Georgia (one of the South Caucasus countries) is located at the edge of Asia and Europe. Georgia is a country of exceptional beauty: diverse in nature, with rich and ancient history
Tsminda Sameba Church ©Vaughan Ashby Birdfinders
The country is mostly complex and mountainous. The highest peak is 5,201m (peak Shkhara) above sea level. Due to Georgia’s specific geographic location, on a relatively small territory (69,700 square km.) there are extremely diverse ecosystems from Alpine meadows to semi-deserts, wetlands, costal landscape, numerous lakes and rivers, caves, magnificent mountain-chains and peaks covered with eternal snow.
Kazbegi ©Vaughan Ashby Birdfinders
The variety of ecosystems conditions the richness of the flora and fauna of Georgia. The forests cover 40% (2,75 million hectares) of the whole territory. 5% of it can be considered as virgin forests, and 40% of it retains the original structure. Up to 5,000 species of angiosperms and gymnosperms, about 8,300 species of sporoparous plants are found in Georgia. 380 species of them are endemic, and around 1,000 are endemic to the Caucasus.
Rock Bunting Emberiza cia ©Vaughan Ashby Birdfinders
There are around 110 species of mammals, more than 330 species of birds, 48 species of reptiles, 11 species of amphibians and 160 fish.
Mountain Chiffchaff Phylloscopus sindianus ©Vaughan Ashby Birdfinders
In Georgia there are several spectacular birdwatching locations, with very different characteristics. Each of them is interesting in terms of species composition. On a relatively small territory there is a multitude of diverse ecosystems. This is very favourable for bird watching, as in a short period of time and in area very close to each other it is possible to see birds from totally different habitats.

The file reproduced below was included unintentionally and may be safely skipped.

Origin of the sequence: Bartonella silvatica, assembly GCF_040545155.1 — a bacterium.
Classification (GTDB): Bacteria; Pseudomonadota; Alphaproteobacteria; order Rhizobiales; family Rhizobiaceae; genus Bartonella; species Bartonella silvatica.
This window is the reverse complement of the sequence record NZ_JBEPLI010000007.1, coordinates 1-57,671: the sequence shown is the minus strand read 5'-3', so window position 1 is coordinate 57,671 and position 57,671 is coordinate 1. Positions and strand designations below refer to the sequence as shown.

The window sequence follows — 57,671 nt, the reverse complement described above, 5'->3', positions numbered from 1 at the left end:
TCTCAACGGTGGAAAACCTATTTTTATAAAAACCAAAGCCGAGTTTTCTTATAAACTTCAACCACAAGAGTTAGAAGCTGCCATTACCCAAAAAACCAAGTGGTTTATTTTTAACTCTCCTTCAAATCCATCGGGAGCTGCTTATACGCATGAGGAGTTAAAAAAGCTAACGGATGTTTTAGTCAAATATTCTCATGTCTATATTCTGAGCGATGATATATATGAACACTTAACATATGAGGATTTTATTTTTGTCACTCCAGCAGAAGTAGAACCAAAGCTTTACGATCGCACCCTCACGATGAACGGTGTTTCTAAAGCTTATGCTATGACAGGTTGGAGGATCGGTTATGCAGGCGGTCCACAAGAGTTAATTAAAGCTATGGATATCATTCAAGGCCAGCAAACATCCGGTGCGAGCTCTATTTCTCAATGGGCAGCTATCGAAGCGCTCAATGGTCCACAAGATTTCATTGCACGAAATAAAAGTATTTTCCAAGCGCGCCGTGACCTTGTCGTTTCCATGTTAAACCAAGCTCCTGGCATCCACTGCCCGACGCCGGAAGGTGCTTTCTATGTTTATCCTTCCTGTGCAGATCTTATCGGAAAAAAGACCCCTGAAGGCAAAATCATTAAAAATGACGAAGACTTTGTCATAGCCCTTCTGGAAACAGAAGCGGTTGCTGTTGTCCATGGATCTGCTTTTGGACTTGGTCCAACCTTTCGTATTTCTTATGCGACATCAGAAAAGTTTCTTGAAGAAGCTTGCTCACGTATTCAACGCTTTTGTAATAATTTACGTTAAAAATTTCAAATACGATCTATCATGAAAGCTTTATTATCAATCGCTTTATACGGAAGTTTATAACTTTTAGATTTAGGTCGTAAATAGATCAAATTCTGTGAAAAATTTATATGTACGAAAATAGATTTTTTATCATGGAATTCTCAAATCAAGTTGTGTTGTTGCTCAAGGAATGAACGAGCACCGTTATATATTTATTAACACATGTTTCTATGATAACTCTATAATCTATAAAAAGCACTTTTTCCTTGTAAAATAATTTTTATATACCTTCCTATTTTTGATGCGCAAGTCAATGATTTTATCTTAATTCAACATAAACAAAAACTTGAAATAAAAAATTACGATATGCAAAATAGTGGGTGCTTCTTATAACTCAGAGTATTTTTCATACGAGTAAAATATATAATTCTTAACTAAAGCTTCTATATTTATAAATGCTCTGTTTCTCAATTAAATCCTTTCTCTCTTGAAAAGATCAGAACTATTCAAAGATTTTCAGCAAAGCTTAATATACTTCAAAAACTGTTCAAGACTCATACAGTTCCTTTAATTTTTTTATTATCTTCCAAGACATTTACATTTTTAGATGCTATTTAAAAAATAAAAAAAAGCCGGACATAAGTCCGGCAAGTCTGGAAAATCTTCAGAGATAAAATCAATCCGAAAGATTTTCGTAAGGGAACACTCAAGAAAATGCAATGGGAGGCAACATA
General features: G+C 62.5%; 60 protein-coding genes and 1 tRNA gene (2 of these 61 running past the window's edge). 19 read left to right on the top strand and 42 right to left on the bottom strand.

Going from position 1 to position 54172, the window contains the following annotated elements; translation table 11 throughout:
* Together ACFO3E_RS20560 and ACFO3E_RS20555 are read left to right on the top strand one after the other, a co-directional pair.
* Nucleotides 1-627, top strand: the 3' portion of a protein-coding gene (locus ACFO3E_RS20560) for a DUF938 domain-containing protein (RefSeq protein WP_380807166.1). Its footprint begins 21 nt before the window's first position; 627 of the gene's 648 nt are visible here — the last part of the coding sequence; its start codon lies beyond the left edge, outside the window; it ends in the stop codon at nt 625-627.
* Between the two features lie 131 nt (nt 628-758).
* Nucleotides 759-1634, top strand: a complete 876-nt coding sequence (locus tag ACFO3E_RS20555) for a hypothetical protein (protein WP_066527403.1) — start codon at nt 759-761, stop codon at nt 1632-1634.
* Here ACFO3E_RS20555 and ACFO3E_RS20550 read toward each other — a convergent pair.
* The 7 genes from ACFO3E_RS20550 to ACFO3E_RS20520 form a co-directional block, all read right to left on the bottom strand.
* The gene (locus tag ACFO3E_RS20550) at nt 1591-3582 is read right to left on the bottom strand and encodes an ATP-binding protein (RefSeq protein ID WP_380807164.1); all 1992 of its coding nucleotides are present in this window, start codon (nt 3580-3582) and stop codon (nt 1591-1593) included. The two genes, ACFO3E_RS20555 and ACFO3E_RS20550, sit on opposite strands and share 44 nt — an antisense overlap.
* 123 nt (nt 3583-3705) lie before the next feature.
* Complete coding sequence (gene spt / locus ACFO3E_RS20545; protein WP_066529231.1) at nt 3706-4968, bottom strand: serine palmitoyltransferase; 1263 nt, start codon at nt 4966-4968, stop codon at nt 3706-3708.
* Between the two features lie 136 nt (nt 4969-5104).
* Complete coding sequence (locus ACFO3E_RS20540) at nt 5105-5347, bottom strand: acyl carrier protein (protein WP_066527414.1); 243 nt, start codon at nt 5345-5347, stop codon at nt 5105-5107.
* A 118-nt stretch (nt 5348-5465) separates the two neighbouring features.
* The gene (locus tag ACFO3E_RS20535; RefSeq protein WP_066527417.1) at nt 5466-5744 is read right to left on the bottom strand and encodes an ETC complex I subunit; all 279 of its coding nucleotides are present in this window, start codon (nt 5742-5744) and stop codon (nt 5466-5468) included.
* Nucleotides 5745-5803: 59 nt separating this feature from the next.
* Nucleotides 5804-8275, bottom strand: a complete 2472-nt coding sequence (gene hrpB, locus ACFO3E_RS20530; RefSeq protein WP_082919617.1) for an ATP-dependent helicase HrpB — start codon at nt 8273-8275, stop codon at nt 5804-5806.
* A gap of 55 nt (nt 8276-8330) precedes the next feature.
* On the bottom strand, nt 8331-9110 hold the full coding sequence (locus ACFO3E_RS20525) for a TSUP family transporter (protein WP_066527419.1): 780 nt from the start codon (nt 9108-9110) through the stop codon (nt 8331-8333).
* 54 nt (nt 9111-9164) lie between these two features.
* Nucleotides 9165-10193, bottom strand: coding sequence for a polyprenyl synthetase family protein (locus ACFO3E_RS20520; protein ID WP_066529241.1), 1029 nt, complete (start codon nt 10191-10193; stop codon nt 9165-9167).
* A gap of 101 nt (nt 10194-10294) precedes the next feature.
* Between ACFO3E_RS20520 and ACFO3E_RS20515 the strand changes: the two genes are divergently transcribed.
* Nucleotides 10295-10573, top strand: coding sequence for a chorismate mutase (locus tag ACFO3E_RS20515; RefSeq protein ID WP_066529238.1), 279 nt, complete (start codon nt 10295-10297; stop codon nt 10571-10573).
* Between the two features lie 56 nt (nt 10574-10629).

Güldenstädt’s (White-winged) Redstart Phoenicurus erythrogastrus ©Vaughan Ashby Birdfinders
Birders tend to target the ‘big five’ species: Caucasian Snowcock, Caucasian Black Grouse, Great Rosefinch, Güldenstädt’s Redstart and Caucasian Chiffchaff.
Great Rosefinch Carpodacus rubicilla ©Vaughan Ashby Birdfinders
Other regional specialties including: Twite (interior Asian form – a potential split), Red-fronted Serin, Wallcreeper, Citrine Wagtail, White-winged Snowfinch, Red-billed and Alpine Choughs, Chukar, Horned Lark, Water Pipit, Greenish Warbler, Barred Warbler, Alpine Accentor, Common Rosefinch and dozens of other species.
White-winged Snowfinch Montifringilla nivalis ©Vaughan Ashby Birdfinders
Common raptors include: Bearded Vulture, Griffon Vulture, Golden Eagle, Imperial Eagle, Peregrine Falcon, Long-legged Buzzard, and Levant Sparrowhawk.
Major Source: Fatbirder
Map Source: Googlemaps™
Photo Source: Birdfinders